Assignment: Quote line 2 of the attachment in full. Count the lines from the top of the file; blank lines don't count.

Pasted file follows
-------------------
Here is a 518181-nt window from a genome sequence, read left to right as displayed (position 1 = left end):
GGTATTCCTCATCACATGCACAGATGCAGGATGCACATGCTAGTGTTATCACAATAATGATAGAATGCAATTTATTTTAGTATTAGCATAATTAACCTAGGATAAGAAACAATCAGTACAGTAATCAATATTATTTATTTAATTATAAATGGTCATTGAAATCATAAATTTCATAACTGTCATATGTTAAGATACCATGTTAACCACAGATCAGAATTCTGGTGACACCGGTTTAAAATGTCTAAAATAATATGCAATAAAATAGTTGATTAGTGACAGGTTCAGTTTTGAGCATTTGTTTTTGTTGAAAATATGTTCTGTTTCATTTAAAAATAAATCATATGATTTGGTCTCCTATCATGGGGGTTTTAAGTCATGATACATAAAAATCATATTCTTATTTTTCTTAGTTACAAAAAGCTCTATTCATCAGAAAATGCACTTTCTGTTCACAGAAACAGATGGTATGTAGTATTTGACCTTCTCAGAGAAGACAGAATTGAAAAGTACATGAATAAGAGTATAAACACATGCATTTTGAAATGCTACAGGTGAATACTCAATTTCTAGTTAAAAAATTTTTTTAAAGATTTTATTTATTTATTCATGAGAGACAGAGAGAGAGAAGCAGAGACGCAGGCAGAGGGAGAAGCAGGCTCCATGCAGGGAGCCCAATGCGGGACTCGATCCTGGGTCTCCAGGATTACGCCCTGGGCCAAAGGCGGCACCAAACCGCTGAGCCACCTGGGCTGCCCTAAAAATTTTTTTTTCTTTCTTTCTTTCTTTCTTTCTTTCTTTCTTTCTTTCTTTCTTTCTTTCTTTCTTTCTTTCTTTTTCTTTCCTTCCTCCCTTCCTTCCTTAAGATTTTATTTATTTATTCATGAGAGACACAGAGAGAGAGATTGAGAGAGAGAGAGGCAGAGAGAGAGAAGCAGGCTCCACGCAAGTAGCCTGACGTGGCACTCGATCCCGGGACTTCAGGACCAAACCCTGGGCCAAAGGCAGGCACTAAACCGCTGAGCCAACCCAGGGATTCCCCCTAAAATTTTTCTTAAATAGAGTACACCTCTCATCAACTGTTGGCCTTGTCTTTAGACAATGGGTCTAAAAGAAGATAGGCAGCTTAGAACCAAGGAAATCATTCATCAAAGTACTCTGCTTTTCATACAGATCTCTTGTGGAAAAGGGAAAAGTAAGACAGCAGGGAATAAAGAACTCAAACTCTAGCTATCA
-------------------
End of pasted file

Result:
GGTATTCCTCATCACATGCACAGATGCAGGATGCACATGCTAGTGTTATCACAATAATGATAGAATGCAATTTATTTTAGTATTAGCATAATTAACCTAGGATAAGAAACAATCAGTACAGTAATCAATATTATTTATTTAATTATAAATGGTCATTGAAATCATAAATTTCATAACTGTCATATGTTAAGATACCATGTTAACCACAGATCAGAATTCTGGTGACACCGGTTTAAAATGTCTAAAATAATATGCAATAAAATAGTTGATTAGTGACAGGTTCAGTTTTGAGCATTTGTTTTTGTTGAAAATATGTTCTGTTTCATTTAAAAATAAATCATATGATTTGGTCTCCTATCATGGGGGTTTTAAGTCATGATACATAAAAATCATATTCTTATTTTTCTTAGTTACAAAAAGCTCTATTCATCAGAAAATGCACTTTCTGTTCACAGAAACAGATGGTATGTAGTATTTGACCTTCTCAGAGAAGACAGAATTGAAAAGTACATGAATAAGAGTATAAACACATGCATTTTGAAATGCTACAGGTGAATACTCAATTTCTAGTTAAAAAATTTTTTTAAAGATTTTATTTATTTATTCATGAGAGACAGAGAGAGAGAAGCAGAGACGCAGGCAGAGGGAGAAGCAGGCTCCATGCAGGGAGCCCAATGCGGGACTCGATCCTGGGTCTCCAGGATTACGCCCTGGGCCAAAGGCGGCACCAAACCGCTGAGCCACCTGGGCTGCCCTAAAAATTTTTTTTTCTTTCTTTCTTTCTTTCTTTCTTTCTTTCTTTCTTTCTTTCTTTCTTTCTTTCTTTCTTTCTTTTTCTTTCCTTCCTCCCTTCCTTCCTTAAGATTTTATTTATTTATTCATGAGAGACACAGAGAGAGAGATTGAGAGAGAGAGAGGCAGAGAGAGAGAAGCAGGCTCCACGCAAGTAGCCTGACGTGGCACTCGATCCCGGGACTTCAGGACCAAACCCTGGGCCAAAGGCAGGCACTAAACCGCTGAGCCAACCCAGGGATTCCCCCTAAAATTTTTCTTAAATAGAGTACACCTCTCATCAACTGTTGGCCTTGTCTTTAGACAATGGGTCTAAAAGAAGATAGGCAGCTTAGAACCAAGGAAATCATTCATCAAAGTACTCTGCTTTTCATACAGATCTCTTGTGGAAAAGGGAAAAGTAAGACAGCAGGGAATAAAGAACTCAAACTCTAGCTATCA